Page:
Satin spar is a variety of the mineral gypsum and, aside from it’s attractive fibrous appearance, it’s used for many practical purposes, including for making plaster, chalk, and drywall. Some ideally suited varieties are carved by sculptors. This piece was collected from a gypsum mine in Howard County, Arkansas, near the town of Nashville, where it’s mined and processed to make drywall.
Around 100 million years ago, the water of the Gulf of Mexico reached all the way to southern Arkansas, forming a huge marine bay. Because that water was somewhat isolated from the ocean’s circulation, evaporation concentrated dissolved minerals there, to the point that the water became oversaturated and minerals, such as gypsum, began to crystallize out of it. It’s the same process by which most of the world’s salt deposits formed. In fact, gypsum is often found associated with salt.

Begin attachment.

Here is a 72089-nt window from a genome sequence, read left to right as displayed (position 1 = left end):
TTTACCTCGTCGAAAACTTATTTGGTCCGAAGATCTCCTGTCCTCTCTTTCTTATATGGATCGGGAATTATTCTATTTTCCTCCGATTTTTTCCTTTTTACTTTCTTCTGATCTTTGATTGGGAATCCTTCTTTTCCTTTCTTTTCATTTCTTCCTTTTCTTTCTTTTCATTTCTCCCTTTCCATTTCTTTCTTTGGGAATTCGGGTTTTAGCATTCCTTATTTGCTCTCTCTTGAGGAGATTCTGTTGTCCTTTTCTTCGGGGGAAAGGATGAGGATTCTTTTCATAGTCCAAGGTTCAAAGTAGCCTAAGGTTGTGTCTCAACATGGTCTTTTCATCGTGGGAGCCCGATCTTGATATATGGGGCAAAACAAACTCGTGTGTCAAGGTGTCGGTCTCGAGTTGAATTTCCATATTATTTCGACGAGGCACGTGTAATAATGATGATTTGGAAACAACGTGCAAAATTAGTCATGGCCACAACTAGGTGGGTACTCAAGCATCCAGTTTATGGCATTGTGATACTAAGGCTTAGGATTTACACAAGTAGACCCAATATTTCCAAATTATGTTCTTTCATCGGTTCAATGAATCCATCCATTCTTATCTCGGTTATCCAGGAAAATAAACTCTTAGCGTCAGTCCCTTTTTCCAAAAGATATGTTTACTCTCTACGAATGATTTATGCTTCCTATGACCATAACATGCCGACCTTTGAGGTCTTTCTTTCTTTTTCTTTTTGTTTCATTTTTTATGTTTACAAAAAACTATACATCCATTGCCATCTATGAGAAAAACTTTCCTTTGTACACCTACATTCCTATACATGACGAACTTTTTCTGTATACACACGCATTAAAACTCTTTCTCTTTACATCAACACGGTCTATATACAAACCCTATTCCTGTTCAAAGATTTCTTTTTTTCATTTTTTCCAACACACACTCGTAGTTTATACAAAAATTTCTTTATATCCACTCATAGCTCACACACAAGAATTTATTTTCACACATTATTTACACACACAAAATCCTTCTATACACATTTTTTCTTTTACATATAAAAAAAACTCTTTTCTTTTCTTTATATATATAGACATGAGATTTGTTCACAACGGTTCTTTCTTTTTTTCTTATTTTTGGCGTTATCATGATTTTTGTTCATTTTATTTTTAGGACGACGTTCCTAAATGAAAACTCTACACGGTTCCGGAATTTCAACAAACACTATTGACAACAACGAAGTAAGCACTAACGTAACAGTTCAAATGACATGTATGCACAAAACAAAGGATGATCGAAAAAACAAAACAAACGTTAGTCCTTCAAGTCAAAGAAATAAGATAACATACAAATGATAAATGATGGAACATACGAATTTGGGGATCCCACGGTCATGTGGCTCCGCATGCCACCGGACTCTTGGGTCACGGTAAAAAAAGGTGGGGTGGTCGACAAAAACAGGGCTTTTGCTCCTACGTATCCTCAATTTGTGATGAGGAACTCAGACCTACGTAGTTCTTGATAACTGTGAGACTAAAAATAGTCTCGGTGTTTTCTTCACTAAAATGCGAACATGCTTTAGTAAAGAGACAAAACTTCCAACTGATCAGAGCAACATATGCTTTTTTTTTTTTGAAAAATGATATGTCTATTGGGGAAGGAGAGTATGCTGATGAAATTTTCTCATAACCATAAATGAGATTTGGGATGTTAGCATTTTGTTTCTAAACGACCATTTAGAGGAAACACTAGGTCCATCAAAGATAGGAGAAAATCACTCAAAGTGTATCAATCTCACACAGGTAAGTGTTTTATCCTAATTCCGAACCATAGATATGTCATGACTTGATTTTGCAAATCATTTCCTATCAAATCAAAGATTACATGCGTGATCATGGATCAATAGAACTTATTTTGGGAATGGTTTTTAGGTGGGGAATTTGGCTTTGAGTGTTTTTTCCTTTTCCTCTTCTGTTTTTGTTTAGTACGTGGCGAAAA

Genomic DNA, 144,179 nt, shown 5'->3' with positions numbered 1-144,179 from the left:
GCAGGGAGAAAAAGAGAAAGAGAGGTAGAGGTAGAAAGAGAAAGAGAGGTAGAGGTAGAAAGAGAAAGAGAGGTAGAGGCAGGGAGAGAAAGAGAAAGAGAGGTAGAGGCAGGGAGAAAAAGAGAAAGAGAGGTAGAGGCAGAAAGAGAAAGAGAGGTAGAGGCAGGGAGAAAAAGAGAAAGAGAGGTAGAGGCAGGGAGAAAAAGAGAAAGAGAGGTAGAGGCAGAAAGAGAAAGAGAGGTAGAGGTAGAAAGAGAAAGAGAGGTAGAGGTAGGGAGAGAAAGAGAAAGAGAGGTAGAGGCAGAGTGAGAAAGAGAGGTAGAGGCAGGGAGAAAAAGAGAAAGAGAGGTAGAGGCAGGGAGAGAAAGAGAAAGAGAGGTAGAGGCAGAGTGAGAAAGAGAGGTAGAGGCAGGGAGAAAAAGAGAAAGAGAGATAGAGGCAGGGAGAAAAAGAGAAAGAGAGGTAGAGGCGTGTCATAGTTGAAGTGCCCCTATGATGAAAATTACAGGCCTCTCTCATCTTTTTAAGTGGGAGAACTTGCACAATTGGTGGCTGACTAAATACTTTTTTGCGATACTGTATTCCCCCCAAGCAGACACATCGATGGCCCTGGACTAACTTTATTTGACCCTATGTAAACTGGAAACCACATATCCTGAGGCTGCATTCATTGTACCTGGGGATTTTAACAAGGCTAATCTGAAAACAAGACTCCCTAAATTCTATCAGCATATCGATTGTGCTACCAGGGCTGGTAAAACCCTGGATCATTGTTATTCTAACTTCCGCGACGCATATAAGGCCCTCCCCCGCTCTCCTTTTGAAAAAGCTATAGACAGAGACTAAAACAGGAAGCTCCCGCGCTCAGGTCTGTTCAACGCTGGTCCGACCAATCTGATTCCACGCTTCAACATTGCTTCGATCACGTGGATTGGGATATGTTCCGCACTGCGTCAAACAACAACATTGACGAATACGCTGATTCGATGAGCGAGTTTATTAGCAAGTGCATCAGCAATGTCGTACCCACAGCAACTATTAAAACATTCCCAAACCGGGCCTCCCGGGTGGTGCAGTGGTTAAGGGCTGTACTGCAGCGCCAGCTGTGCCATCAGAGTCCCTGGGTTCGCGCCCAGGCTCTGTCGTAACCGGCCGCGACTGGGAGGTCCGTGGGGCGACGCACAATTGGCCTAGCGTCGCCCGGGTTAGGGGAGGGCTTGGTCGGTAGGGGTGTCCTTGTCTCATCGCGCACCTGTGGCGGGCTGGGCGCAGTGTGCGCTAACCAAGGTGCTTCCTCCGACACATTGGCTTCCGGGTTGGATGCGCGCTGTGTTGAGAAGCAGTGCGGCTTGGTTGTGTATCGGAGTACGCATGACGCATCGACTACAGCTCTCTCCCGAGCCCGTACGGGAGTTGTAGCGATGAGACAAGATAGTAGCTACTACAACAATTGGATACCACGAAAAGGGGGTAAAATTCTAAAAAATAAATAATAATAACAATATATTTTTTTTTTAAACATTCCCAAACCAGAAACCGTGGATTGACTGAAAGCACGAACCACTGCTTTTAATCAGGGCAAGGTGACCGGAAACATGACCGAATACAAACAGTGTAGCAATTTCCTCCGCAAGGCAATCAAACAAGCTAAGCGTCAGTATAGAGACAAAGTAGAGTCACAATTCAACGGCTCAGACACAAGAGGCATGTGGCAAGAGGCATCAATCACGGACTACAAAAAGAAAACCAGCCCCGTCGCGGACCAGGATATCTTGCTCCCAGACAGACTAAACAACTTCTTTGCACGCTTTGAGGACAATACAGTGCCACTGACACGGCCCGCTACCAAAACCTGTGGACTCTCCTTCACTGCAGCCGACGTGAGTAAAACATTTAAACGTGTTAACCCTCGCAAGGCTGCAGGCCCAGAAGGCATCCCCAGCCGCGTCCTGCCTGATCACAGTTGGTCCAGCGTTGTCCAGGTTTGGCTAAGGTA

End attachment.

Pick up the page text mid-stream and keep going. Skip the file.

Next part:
Pictured above are tracks of an Acrocanthosauras Atokensis: a bi-pedal predatory dinosaur. The tracks were discovered in 2011 in a gypsum mine north of Nashville Arkansas by workers at the mine. It is one of two such “dinosaur trackways” – as they are called – that have been discovered in this mine; The first one was unearthed in 1983. Dinosaur tracks are not common in Arkansas as most of the rocks here, which are very old, were deposited long before the dinosaurs existed.
The rocks where the tracks are preserved were deposited in the early Cretaceous Period sometime between 145 and 100 million years ago. At that time, the area south of the Ouachita Mountains was a broad coastal plain and the Gulf of Mexico waters reached all the way to southern Arkansas. A variety of dinosaur species tracks, both herbivore and carnivore, have been discovered in these trackways, indicating that the coastal area at that time was quite the dinosaur stomping ground.